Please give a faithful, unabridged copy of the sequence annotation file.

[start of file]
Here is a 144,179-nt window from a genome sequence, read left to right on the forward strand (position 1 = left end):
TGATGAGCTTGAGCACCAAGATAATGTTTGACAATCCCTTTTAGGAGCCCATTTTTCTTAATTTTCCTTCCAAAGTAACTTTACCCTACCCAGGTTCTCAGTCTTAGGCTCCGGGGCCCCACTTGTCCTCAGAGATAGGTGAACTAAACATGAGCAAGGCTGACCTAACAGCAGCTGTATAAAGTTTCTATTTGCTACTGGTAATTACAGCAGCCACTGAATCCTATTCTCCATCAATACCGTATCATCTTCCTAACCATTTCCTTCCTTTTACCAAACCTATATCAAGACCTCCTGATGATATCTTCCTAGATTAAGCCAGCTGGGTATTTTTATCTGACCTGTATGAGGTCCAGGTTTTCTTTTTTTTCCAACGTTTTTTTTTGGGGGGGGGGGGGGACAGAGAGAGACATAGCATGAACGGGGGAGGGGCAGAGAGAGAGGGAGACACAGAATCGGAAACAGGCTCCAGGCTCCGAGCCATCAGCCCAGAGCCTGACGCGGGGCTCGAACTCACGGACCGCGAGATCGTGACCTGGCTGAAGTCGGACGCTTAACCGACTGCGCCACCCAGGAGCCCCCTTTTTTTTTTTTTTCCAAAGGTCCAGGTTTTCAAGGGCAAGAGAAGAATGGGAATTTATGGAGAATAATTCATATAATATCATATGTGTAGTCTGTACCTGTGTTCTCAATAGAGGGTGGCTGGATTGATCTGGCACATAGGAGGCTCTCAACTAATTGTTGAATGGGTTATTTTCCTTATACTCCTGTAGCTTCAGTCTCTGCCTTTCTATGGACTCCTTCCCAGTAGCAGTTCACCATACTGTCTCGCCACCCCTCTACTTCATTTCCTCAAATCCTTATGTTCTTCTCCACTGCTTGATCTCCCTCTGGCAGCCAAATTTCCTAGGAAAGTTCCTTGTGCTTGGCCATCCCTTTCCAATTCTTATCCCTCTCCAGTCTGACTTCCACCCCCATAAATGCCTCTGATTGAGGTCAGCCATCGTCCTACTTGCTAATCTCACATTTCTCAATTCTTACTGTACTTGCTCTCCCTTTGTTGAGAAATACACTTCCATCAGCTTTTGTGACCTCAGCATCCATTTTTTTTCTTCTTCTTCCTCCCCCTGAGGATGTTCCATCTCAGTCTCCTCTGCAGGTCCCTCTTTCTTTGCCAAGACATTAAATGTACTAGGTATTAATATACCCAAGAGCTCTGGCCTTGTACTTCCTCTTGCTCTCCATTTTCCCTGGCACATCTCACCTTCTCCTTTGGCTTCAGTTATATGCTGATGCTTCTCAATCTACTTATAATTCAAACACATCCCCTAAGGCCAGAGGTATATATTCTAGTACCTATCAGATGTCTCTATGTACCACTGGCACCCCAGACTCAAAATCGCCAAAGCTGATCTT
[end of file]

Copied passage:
Here is a 144,179-nt window from a genome sequence, read left to right on the forward strand (position 1 = left end):
TGATGAGCTTGAGCACCAAGATAATGTTTGACAATCCCTTTTAGGAGCCCATTTTTCTTAATTTTCCTTCCAAAGTAACTTTACCCTACCCAGGTTCTCAGTCTTAGGCTCCGGGGCCCCACTTGTCCTCAGAGATAGGTGAACTAAACATGAGCAAGGCTGACCTAACAGCAGCTGTATAAAGTTTCTATTTGCTACTGGTAATTACAGCAGCCACTGAATCCTATTCTCCATCAATACCGTATCATCTTCCTAACCATTTCCTTCCTTTTACCAAACCTATATCAAGACCTCCTGATGATATCTTCCTAGATTAAGCCAGCTGGGTATTTTTATCTGACCTGTATGAGGTCCAGGTTTTCTTTTTTTTCCAACGTTTTTTTTTGGGGGGGGGGGGGGACAGAGAGAGACATAGCATGAACGGGGGAGGGGCAGAGAGAGAGGGAGACACAGAATCGGAAACAGGCTCCAGGCTCCGAGCCATCAGCCCAGAGCCTGACGCGGGGCTCGAACTCACGGACCGCGAGATCGTGACCTGGCTGAAGTCGGACGCTTAACCGACTGCGCCACCCAGGAGCCCCCTTTTTTTTTTTTTTCCAAAGGTCCAGGTTTTCAAGGGCAAGAGAAGAATGGGAATTTATGGAGAATAATTCATATAATATCATATGTGTAGTCTGTACCTGTGTTCTCAATAGAGGGTGGCTGGATTGATCTGGCACATAGGAGGCTCTCAACTAATTGTTGAATGGGTTATTTTCCTTATACTCCTGTAGCTTCAGTCTCTGCCTTTCTATGGACTCCTTCCCAGTAGCAGTTCACCATACTGTCTCGCCACCCCTCTACTTCATTTCCTCAAATCCTTATGTTCTTCTCCACTGCTTGATCTCCCTCTGGCAGCCAAATTTCCTAGGAAAGTTCCTTGTGCTTGGCCATCCCTTTCCAATTCTTATCCCTCTCCAGTCTGACTTCCACCCCCATAAATGCCTCTGATTGAGGTCAGCCATCGTCCTACTTGCTAATCTCACATTTCTCAATTCTTACTGTACTTGCTCTCCCTTTGTTGAGAAATACACTTCCATCAGCTTTTGTGACCTCAGCATCCATTTTTTTTCTTCTTCTTCCTCCCCCTGAGGATGTTCCATCTCAGTCTCCTCTGCAGGTCCCTCTTTCTTTGCCAAGACATTAAATGTACTAGGTATTAATATACCCAAGAGCTCTGGCCTTGTACTTCCTCTTGCTCTCCATTTTCCCTGGCACATCTCACCTTCTCCTTTGGCTTCAGTTATATGCTGATGCTTCTCAATCTACTTATAATTCAAACACATCCCCTAAGGCCAGAGGTATATATTCTAGTACCTATCAGATGTCTCTATGTACCACTGGCACCCCAGACTCAAAATCGCCAAAGCTGATCTT